Oh, the places we did go! - Tour Recap
This summer, 20 Speak About It educators hit the road for our annual college orientation tour. Adventures were had, memories were made, and thousands of college students nationwide (and in Canada!) saw our show and deepened their understanding of consent.
This was a landmark year for Speak About It’s annual orientation tour. We reached 39 colleges and universities, including a number of schools we visited for the first time and a number we’ve returned to for the seventh year in a row! In just under a month, we reached over 38,000 students with our programs. That’s 38,000 more people who know that yes means yes, that consent is necessary and sexy, and that they can take a role in their own community’s response to sexual assault.
In the Boston area alone, we were a part of orientation programs for twelve universities. That means if you go to a college party somewhere in Boston, more likely than not a student you meet will have seen Speak About It. That means its more likely there will be students at that party familiar with consent and bystander intervention. Sounds like a great party, doesn’t it?
Each of our four casts: Diamonds, Hearts, Spades, and Clubs, performed an average of 17 shows during their time together. On some days, we had four different performances at four different locations across the country. It’s pretty cool to think that college students thousands of miles apart now share a mutual language about consent and healthy sexuality.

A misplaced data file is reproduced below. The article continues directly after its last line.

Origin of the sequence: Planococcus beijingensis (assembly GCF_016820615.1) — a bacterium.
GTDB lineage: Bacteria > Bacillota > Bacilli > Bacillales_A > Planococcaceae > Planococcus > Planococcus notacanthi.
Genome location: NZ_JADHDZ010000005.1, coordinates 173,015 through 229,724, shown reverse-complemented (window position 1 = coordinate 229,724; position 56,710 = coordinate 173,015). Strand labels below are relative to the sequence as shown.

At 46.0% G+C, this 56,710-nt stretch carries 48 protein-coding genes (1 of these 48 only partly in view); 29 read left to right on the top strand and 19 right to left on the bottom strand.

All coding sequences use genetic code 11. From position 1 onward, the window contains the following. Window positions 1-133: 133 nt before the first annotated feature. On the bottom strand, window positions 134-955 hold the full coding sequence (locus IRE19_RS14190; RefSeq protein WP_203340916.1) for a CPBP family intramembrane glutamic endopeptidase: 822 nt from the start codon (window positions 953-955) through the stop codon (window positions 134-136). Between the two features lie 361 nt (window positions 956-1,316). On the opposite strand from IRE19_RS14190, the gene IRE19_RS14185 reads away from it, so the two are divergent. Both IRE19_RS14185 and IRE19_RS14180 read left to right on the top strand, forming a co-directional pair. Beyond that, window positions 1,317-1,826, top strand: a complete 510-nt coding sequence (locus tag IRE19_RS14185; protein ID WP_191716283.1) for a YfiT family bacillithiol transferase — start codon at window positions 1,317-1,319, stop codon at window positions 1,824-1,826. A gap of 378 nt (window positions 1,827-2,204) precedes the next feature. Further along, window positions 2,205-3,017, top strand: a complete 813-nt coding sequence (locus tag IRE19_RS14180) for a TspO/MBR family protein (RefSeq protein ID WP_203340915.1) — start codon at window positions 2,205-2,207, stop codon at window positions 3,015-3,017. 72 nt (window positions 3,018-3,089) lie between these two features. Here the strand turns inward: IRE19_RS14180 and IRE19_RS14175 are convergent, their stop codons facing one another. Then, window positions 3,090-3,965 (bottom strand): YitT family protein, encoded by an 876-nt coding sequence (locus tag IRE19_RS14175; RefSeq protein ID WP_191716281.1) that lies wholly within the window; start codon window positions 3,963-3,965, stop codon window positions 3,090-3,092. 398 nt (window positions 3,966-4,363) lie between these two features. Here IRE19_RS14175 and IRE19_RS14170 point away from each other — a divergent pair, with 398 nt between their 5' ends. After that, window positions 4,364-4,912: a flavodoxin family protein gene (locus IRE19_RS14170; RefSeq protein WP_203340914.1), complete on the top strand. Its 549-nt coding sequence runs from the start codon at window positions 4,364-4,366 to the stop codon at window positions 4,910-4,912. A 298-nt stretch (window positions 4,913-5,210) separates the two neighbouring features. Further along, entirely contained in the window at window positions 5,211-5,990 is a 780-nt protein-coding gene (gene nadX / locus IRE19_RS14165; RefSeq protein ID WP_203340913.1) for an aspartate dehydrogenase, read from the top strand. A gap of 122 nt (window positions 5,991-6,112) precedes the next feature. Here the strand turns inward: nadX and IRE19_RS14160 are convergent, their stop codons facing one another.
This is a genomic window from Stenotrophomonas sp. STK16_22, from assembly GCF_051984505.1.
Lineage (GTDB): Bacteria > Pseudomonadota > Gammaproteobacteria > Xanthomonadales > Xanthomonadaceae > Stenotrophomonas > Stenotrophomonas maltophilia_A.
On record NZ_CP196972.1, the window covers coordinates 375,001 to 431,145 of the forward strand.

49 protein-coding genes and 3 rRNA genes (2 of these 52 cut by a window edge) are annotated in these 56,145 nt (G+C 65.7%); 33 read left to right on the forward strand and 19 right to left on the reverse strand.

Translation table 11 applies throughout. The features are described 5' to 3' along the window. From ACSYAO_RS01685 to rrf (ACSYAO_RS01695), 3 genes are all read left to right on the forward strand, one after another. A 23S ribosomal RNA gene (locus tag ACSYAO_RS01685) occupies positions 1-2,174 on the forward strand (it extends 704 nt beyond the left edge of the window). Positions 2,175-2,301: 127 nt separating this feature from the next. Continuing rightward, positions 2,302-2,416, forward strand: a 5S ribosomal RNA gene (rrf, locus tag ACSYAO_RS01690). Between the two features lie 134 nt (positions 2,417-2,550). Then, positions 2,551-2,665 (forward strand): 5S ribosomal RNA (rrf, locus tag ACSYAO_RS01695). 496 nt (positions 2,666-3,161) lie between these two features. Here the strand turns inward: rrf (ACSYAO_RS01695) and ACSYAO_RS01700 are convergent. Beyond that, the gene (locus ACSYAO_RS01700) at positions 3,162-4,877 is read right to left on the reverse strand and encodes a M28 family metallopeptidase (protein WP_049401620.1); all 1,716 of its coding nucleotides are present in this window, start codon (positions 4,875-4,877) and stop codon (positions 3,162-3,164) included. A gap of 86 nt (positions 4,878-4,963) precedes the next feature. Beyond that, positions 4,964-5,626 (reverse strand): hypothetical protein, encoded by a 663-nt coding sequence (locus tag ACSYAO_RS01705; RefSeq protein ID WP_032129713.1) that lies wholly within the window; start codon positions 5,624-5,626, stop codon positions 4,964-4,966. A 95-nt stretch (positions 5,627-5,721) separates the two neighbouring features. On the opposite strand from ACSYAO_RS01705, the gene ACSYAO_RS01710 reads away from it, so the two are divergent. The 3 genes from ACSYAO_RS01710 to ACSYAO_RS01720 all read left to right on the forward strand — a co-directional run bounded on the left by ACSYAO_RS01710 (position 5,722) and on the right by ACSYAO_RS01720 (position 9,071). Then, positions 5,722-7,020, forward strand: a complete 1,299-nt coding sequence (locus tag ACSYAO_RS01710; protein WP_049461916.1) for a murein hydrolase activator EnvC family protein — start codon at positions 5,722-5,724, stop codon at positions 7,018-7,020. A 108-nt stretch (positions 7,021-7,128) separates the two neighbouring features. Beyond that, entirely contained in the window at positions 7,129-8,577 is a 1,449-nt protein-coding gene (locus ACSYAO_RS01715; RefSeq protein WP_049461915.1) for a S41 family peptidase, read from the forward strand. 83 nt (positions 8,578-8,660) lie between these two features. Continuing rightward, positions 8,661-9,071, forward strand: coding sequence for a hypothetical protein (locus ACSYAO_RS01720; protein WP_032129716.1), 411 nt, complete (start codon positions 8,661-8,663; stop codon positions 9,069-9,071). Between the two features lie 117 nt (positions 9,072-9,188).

Every school, every city, and every day brought new stories and memories. Casts spent hours in mini-vans crossing multiple state lines. One team discovered an underground restaurant in Memphis, with food so good it could cure motion sickness. Two casts engaged in an epic truth or dare game. In Illinois, one cast toured the Bean and Abe Lincoln’s birth place all in one day.
Touring as an educator with Speak About It is a great opportunity to travel the country and engage with people in communities different than one's own. But being on tour is hard: there are long journeys and late nights, there are emotional and difficult conversations with students, and days where doing the show is harder than others. Touring stretches our educators to be better collaborators and communicators and to learn how to take care of themselves and the people around them.
We hear it all the time from our educators: Knowing you have an impact every day on someone’s life can get you going for the early mornings, or help push you through a three-show day. Like any great challenge, when directed by an important mission, the work is deeply meaningful and worthwhile.
Scroll through and read some of our team's best tour stories and reflections below.
Liv Dumaine (left), Educator
“This has been some of the hardest and most fulfilling work I’ve ever done, and I loved every minute of it. There is so much heart in the room, in rehearsals, performances, and even car rides, it’s impossible to not to love everyone.